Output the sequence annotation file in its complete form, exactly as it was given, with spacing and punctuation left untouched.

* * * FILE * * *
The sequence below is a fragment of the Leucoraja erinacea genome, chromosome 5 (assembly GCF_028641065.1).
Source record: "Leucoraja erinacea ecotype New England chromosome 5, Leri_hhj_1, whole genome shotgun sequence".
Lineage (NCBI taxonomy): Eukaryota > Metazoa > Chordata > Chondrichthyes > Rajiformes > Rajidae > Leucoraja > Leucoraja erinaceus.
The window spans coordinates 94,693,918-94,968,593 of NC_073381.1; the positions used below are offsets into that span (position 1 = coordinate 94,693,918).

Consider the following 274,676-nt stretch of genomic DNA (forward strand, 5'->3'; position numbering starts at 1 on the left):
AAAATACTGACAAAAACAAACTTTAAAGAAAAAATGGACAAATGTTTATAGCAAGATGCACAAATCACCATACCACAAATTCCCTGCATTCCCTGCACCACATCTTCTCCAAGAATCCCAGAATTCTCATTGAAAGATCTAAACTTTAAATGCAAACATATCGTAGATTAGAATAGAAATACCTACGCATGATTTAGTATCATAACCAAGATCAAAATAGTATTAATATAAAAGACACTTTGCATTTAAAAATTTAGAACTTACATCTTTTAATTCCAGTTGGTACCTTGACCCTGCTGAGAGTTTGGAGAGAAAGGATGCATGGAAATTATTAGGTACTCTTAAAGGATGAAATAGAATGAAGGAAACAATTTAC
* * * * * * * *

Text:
The sequence below is a fragment of the Leucoraja erinacea genome, chromosome 5 (assembly GCF_028641065.1).
Source record: "Leucoraja erinacea ecotype New England chromosome 5, Leri_hhj_1, whole genome shotgun sequence".
Lineage (NCBI taxonomy): Eukaryota > Metazoa > Chordata > Chondrichthyes > Rajiformes > Rajidae > Leucoraja > Leucoraja erinaceus.
The window spans coordinates 94,693,918-94,968,593 of NC_073381.1; the positions used below are offsets into that span (position 1 = coordinate 94,693,918).

Consider the following 274,676-nt stretch of genomic DNA (forward strand, 5'->3'; position numbering starts at 1 on the left):
AAAATACTGACAAAAACAAACTTTAAAGAAAAAATGGACAAATGTTTATAGCAAGATGCACAAATCACCATACCACAAATTCCCTGCATTCCCTGCACCACATCTTCTCCAAGAATCCCAGAATTCTCATTGAAAGATCTAAACTTTAAATGCAAACATATCGTAGATTAGAATAGAAATACCTACGCATGATTTAGTATCATAACCAAGATCAAAATAGTATTAATATAAAAGACACTTTGCATTTAAAAATTTAGAACTTACATCTTTTAATTCCAGTTGGTACCTTGACCCTGCTGAGAGTTTGGAGAGAAAGGATGCATGGAAATTATTAGGTACTCTTAAAGGATGAAATAGAATGAAGGAAACAATTTAC